Oral supplements that contain membrane glycerolphospholipids have been used successfully in several clinical MLR studies [8] [14] [15] [16] [26] [27] . Here we used the MLR supplement NTFactor LipidsÒ with fructooligosaccahrides and antioxidants to protect the phospholipids from disruption, degradation and oxidation in the gut [14] [15] . These membrane glycerolphospholipids can be absorbed and transported into tissues and cells without excessive oxidative damage [8] [14] [15] . Once inside cells, the undamaged, replacement membrane phospholipids can exchange with damaged membrane phospholipids, resulting in removal of the latter molecules from cells. They also provide important lipid precursors for specific molecules, such as cardiolipin in the inner mitochondrial membrane. An important addition to the supplements we used was the incorporation of fructooligosaccharides and antioxidants in the MLR glycerolphospholipid mixture to avert oxidation and other types of damage to the phospholipids. This is important for maintaining potency during storage before they can be ingested and while they are ingested and dispersed into small lipid globules that are absorbed by the gut epithelium and transferred to the lymph and blood circulations for transport to various tissues and cells [8] [14] [15] .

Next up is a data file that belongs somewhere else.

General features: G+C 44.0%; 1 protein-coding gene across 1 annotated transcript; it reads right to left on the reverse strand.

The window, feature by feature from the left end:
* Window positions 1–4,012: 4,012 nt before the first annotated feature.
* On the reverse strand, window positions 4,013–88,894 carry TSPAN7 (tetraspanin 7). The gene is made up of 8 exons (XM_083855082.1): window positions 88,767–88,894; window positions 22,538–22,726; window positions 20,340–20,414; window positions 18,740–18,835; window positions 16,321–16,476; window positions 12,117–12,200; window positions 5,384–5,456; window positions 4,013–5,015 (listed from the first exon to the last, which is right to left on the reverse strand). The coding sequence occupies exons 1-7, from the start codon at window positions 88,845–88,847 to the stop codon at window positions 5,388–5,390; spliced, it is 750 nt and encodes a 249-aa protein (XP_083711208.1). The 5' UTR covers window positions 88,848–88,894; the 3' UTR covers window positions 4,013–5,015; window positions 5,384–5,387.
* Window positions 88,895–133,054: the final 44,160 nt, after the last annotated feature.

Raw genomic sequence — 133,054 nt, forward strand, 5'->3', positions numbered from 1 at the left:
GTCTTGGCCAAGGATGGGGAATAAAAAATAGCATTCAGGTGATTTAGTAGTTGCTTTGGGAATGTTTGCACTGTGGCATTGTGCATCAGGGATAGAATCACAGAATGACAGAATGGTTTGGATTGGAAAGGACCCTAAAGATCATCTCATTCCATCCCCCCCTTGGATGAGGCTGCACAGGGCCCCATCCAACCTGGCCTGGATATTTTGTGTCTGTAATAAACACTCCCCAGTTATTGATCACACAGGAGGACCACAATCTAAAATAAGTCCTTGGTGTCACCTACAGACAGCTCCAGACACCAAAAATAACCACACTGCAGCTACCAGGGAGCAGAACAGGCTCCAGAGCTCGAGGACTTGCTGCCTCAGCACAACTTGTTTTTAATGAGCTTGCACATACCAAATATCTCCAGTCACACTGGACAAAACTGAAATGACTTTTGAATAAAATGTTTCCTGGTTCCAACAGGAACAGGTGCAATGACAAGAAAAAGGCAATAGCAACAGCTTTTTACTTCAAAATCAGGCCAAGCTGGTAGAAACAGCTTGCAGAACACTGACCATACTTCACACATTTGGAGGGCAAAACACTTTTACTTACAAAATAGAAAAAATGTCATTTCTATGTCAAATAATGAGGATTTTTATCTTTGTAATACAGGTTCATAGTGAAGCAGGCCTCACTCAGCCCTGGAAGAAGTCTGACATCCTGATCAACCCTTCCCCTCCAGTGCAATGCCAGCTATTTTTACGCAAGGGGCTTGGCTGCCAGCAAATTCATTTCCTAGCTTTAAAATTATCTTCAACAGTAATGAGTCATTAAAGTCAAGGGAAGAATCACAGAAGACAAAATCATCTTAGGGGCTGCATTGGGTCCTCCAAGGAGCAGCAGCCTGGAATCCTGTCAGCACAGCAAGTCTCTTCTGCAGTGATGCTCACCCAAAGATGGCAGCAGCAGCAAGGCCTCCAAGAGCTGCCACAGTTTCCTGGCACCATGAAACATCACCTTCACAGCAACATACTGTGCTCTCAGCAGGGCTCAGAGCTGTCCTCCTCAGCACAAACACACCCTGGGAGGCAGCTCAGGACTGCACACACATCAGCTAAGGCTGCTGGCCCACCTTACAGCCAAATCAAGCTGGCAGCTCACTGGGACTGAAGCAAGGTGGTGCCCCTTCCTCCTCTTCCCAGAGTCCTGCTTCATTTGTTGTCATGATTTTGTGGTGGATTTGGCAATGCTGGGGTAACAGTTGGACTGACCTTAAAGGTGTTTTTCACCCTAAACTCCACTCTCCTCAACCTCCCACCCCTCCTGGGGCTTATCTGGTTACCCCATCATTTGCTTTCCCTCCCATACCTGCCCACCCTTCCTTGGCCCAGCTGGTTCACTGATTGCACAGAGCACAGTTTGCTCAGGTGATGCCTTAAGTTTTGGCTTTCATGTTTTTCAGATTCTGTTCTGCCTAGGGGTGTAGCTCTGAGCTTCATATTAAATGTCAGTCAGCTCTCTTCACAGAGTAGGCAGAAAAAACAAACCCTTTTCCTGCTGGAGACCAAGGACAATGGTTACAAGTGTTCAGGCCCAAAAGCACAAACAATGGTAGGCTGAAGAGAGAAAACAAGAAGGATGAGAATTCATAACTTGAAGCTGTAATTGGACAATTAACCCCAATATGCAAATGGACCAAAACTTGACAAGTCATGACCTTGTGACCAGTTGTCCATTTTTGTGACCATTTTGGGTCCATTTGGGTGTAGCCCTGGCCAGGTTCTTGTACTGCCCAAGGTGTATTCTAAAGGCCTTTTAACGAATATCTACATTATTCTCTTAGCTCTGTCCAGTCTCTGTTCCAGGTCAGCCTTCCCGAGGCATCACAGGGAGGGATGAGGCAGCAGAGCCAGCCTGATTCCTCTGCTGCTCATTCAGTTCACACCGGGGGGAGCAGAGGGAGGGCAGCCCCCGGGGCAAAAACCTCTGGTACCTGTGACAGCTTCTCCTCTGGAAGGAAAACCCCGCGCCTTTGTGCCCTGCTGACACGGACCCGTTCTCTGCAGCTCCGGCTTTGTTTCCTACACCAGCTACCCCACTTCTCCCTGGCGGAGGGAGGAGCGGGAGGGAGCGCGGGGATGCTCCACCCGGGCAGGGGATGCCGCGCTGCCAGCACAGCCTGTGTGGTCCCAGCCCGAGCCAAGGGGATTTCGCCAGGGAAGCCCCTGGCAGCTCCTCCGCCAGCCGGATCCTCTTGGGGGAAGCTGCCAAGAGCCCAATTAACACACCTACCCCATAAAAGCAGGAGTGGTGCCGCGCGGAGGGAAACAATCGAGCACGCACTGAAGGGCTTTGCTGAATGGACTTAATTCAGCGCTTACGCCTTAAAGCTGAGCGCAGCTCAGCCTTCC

In animal studies a similar MLR supplement was used to prevent age-associated hearing loss [28] . Hearing loss is normally associated with aging, but addition of MLR glycerolphospholipids to animal chow shifted the threshold hearing from 35 - 40 dB in control aged laboratory rats to 13 - 17 dB in the treatment group (p < 0.005). Seidman et al. also found that cochlear mitochondrial function was preserved, and aging-related mitochondrial DNA deletions found in the cochlear were significantly reduced in the animals receiving the glycerolphospholipid supplement in their chow [28] .

Most clinical studies using oral MLR supplements have been designed to reduce fatigue and protect cellular and mitochondrial membranes from oxidative damage [8] [14] [15] [16] . In some studies NTFactorÒ has been used in a vitamin and mineral mixture (PropaxTM) for cancer patients to reduce the adverse effects of cancer therapy, such as chemotherapy-induced fatigue, nausea, vomiting and other side effects [29] [30] . In a double-blind, placebo-controlled, randomized cross-over trial on cancer patients receiving chemotherapy MLR improved fatigue scores, nausea, diarrhea, impaired taste, constipation, insomnia and improved QOL indicators [29] .